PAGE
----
There are no specific drugs mentioned in the article other than anti-retrovirals, which could be a variety of things. However, most ARVs are enzyme-like macromolecules with big chunks of transcriptor RNA hanging off of them. By the time they are burned and smoked and absorbed into the bloodstream they would have broken down into a bunch of different simpler molecules, metabolites, and so on. I could easily imagine the breakdown of large quantities of these types of drugs taken all at once causing some kind of dizziness or disorientation for short periods of time, but it is still messed up. My initial guess is that this is probably a way to get high, but not a good one.

    And as it turns out, this exact question - media exaggeration or true story - came up on a separate forum, where one of the esteemed contributors offered this useful information:

    In the BBC article, Dr. Kasongo doesn't specify which of the antiretrovirals should be avoided altogether for patients younger than four years old or give any explanation why, but efavirenz, distributed in the US under the name Sustiva and in Africa as Stocrin, is a purine-pyridine derivative similar to piperazine and piperidine derivatives from Piperaceae-Piper species. Both piperazine and piperidine derivatives are currently under aggressive investigation for their ability to bind as HIV receptor antagonists and to inhibit viral RNA replication. Efavirenz has well-known associations with psychotropic side-effects such as dizziness, impaired concentration, hallucinations and abnormal, vivid dreams, and it has been sold illicitly along with Viagra (sidenafil, another piperazine derivative) and HIV protease inhibitors to potentiate both compounds in front of the night club Viper Room on the Sunset Strip in West Hollywood. An article written in May of 2007 reports that South Africans have increased recommended dosages to achieve a "buzz." "They say it gives them a better high than Mandrax and it makes them feel dizzy, weird and have wonderful dreams."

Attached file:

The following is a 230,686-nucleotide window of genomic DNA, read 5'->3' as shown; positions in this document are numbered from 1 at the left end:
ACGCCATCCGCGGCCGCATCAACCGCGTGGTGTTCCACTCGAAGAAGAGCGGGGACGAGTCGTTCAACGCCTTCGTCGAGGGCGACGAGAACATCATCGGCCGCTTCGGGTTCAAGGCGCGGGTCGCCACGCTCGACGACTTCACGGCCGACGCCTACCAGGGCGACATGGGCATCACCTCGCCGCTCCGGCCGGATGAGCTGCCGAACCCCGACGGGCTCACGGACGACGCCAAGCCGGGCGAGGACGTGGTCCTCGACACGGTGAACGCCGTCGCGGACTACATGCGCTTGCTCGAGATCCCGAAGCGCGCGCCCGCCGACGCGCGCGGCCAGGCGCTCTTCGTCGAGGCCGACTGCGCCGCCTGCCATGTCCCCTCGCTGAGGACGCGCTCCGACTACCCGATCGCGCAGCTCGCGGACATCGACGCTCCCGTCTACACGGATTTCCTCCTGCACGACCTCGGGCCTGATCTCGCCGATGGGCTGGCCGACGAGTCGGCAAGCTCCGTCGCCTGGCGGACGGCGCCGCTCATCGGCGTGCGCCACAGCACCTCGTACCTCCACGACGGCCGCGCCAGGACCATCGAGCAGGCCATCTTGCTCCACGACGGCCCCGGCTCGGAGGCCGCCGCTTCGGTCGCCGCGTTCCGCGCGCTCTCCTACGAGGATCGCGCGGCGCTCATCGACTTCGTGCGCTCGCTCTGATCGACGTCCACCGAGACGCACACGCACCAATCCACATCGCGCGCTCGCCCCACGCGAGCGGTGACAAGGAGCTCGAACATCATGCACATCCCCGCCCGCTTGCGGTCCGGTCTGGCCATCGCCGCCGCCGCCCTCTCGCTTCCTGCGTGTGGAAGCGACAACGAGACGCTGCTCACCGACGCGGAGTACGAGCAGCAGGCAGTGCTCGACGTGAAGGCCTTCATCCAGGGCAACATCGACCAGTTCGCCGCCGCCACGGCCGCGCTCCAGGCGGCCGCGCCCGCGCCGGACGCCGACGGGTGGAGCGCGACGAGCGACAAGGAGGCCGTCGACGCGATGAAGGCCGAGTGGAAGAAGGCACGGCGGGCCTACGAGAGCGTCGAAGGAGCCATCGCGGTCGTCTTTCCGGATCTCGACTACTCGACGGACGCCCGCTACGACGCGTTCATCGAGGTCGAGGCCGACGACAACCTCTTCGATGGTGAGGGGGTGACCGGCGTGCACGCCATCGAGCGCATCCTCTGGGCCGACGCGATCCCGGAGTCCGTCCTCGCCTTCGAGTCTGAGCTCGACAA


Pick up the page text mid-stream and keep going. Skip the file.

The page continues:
5. Euthanatos93420
    This is very true. In fact. Tolerance is the one reason this isn't always Possible:

    http://en.wikipedia.org/wiki/Efavirenz